Many court watchers have noted in recent days that in a Supreme Court term loaded up with capital punishment cases, and with a court clearly at a crossroads about the efficacy of the death penalty, the Catholic Church’s views on the death penalty must be having some kind of impact. They are hopeful. I doubt it. American Catholics do not share Pope Francis’ views on capital punishment for the most part, and even the Supreme Court’s liberals would not have gone as far as the Pope went in calling for its abolition. Only one justice—Stephen Breyer—would have voted to stay Glossip’s execution. Only two seem ready to say it’s probably unconstitutional.
If you are hopeful that the court might somehow soften on capital punishment as a result of Pope Francis’ dramatic intercession, you should probably also be OK with the pope’s solicitude for Kim Davis, or the Little Sisters of the Poor, or his continued opposition to abortion, and all the ways that might rub off on the justices. No? Is there a difference, beyond our own policy preferences?
And that’s why the strange spectacle of American liberals falling crazy in love with Francis and hoping he will help stop American executions is not all that different from American conservatives who delight in the references to religious liberty and abortion in the Red Mass. Both are blurring religious doctrine with legal constraints, and in both cases, it ranges from awkward to unseemly.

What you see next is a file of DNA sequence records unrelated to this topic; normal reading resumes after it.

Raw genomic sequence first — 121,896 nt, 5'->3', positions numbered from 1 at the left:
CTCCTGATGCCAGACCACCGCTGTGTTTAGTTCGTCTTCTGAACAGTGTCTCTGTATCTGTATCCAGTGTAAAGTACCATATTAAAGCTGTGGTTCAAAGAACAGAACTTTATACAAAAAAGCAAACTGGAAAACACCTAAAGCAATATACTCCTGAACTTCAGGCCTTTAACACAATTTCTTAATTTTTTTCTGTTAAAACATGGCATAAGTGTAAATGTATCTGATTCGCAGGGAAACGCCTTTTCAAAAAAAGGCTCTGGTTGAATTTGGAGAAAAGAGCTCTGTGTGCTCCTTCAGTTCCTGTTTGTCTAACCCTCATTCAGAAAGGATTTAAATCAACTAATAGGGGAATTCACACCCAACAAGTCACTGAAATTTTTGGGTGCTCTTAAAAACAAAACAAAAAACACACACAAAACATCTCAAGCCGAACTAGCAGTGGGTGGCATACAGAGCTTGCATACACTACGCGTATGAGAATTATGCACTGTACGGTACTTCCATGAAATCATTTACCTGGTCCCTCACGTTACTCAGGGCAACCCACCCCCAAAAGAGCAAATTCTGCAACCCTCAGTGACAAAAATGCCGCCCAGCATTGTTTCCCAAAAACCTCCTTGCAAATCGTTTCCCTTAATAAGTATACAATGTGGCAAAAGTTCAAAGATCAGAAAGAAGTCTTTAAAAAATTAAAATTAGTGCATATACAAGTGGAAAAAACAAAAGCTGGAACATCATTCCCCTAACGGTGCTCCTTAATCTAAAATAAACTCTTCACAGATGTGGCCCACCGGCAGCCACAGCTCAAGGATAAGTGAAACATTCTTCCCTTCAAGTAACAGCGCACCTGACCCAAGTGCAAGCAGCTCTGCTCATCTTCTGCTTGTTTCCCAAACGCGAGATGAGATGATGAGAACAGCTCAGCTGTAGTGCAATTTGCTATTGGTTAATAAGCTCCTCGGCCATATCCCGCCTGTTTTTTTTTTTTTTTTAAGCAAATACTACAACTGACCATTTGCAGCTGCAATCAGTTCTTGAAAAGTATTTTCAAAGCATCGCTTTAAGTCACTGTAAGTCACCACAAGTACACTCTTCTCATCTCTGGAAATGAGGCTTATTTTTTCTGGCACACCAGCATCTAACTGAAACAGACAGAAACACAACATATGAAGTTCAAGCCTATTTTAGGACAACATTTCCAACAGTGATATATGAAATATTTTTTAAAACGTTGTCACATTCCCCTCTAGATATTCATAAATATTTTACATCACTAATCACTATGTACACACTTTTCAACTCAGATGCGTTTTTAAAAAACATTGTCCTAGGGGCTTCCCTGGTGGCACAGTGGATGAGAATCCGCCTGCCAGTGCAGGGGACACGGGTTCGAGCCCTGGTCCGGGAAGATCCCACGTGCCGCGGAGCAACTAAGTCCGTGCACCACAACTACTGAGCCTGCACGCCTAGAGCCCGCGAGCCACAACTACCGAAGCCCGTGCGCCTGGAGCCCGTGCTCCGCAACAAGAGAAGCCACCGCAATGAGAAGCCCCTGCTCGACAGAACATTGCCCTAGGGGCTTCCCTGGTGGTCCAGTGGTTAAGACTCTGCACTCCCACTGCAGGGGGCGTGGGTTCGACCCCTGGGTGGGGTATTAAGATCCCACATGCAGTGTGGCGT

And it’s no fair saying that this has nothing to do with the pope because the Catholic justices disagree with him on the important issues anyway. The fact is, the single best piece of evidence we have about the need to separate American constitutional law from religious law is Pope Francis and all the ways his gorgeous humanitarian razzle-dazzle led us to believe that maybe a little bit of religion is OK so long as it conforms to our politics.
I fell in love with Pope Francis a little myself last month, and we could all wish to emulate his spiritual values and priorities when it comes to poverty, equality, the environment, criminal justice, and other vital policy areas. But as the court begins its journey into a term in which religion and civil rights collide, let’s try to bear in mind that even when the Supreme Court is built to look like a sacred space, the only thing that should matter is faith in the Constitution.